For the past 15 years I have practiced medicine narrowly, both in reference to my scope of practice and the amount of time I spend with patients. The majority of my time has been spent teaching medical students and doctoral (PhD) students. The contrast between teaching in these two worlds could not be greater. I know the details of my bioengineering doctoral students' lives, I know their goals, and I know their research. Most important, I can watch their progress as, over the years, they gain an understanding of the scientific method and the imperfection that is medical research. In contrast, the medical students I work with are like a great appetizer: They disappear too fast and leave me wanting more. During their one-month rotations with me, I learn a little about them, and before my memories of them can move to the long-term part of my cortex, they are gone. The exceptions to this rule are the medical students who come to me asking to be involved in my research.
Relationships are built into a PhD because earning one involves protracted (usually five years) study in a single area, with the centerpiece being a focused, mentored research project or doctoral dissertation. Whereas semester-long course work is usually part of the first two years, the remainder of time is spent on the dissertation. In contrast, graduating from medical schools without completing in-depth study on a single topic is not only possible, it is often the norm. Medical students frequently go from course to course and from rotation to rotation during their four years in school, with protracted study counted in weeks, not years.
Why is a dissertation part of doctoral training? Dissertations have been part of doctoral training for over a century.1 The Research Councils UK have set forth a number of goals that PhD training is meant to achieve.2 Almost all of these goals are relevant to the practice of medicine. A few prime examples include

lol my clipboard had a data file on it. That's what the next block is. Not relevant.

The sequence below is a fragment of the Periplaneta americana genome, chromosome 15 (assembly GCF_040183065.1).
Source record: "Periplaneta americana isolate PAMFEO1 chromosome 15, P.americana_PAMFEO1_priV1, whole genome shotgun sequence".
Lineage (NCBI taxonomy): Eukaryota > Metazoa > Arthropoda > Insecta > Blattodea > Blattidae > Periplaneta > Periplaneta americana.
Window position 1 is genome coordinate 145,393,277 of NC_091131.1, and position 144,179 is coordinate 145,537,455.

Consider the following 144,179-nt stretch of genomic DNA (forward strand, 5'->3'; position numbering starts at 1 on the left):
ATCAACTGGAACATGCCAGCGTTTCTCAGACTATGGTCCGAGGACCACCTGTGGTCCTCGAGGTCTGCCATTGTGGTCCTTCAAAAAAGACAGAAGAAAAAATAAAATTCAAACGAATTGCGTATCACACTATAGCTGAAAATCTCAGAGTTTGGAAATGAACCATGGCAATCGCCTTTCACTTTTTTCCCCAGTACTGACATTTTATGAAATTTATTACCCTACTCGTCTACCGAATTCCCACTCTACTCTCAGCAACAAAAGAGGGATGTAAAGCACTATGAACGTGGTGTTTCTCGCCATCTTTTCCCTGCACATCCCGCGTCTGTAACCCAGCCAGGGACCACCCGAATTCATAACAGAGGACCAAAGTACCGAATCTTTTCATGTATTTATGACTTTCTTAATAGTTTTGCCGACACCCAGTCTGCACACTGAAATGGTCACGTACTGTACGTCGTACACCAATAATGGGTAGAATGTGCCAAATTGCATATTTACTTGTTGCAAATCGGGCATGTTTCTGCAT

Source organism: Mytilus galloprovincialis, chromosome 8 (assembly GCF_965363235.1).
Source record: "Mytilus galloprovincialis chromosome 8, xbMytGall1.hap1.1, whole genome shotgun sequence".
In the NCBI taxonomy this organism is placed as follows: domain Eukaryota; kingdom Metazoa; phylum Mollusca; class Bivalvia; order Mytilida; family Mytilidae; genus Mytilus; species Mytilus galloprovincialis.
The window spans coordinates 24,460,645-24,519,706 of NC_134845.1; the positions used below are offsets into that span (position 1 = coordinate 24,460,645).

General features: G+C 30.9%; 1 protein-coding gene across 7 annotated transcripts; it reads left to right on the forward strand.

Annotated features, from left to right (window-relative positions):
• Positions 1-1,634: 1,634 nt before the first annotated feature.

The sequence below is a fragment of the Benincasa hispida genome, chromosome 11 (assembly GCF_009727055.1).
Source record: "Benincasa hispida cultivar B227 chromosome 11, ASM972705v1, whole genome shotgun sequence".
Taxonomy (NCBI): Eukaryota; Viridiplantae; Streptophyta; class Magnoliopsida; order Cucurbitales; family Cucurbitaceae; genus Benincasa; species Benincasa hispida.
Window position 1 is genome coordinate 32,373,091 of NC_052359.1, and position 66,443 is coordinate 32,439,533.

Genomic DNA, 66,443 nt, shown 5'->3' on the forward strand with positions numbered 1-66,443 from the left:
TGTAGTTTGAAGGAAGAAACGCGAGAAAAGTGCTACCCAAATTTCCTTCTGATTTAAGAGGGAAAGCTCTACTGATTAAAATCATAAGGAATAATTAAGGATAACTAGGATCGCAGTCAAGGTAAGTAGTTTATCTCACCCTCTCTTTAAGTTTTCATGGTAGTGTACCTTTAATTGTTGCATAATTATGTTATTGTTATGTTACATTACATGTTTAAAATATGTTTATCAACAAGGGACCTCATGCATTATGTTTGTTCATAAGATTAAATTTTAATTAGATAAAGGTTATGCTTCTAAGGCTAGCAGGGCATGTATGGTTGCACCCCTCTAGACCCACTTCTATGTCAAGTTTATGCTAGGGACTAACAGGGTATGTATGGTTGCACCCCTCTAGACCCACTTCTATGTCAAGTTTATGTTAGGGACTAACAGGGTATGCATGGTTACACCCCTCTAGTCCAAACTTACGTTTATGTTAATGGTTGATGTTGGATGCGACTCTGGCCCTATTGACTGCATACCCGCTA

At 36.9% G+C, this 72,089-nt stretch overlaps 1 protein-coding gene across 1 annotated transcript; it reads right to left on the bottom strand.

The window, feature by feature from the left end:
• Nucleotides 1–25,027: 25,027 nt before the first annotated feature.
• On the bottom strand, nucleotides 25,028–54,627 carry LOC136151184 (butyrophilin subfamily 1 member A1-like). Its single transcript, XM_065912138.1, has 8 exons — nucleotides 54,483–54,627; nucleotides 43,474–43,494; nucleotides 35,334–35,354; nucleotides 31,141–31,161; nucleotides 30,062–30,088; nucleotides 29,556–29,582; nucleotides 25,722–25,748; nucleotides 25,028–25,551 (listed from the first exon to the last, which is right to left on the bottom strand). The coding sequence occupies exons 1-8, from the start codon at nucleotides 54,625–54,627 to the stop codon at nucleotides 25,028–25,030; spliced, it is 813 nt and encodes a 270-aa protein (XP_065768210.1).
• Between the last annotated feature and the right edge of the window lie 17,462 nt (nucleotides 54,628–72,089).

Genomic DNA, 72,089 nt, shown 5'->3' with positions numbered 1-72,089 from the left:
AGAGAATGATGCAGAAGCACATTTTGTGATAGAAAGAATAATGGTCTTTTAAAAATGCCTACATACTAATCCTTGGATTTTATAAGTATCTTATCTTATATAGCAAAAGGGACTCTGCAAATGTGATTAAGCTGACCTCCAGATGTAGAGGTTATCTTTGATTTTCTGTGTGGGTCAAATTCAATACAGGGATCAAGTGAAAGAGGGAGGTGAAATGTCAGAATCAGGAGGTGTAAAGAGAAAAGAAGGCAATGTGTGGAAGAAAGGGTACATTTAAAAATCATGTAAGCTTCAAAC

* Development of original, independent, and critical-thinking skills;
* The ability to develop theoretical concepts;
* The ability to critically analyze and evaluate one's findings and those of others;
* The ability to identify and access appropriate bibliographical resources, archives, and other sources of relevant information;
* Demonstration of a willingness and ability to learn and acquire knowledge;
* The ability to demonstrate self-awareness;
* The ability to identify one's own training needs; and
The ability to understand one's behaviors and impact on others when working in, and contributing to, the success of formal and informal teams.
The rapid pace of research and the ever-changing practice of medicine would seem to indicate that the skills listed above are essential. If one believes that these skills are essential, then logical questions are as follows: Do current medical school curricula contain content to achieve these goals? Is achieving these goals in the relative absence of a longitudinal, in-depth learning experience possible? Is there something in the PhD curriculum worth emulating? If there is something worth emulating, what is it? What else does the medical school curriculum need to include?
This issue of Academic Medicine contains five articles that discuss scholarly projects (SPs) in medical schools. SPs, also referred to as scholarly concentrations, are elective or required curricular elements that entail in-depth study in a topic area. Although SPs can encompass classical research, they can also include medically related scholarly work that is not pure research.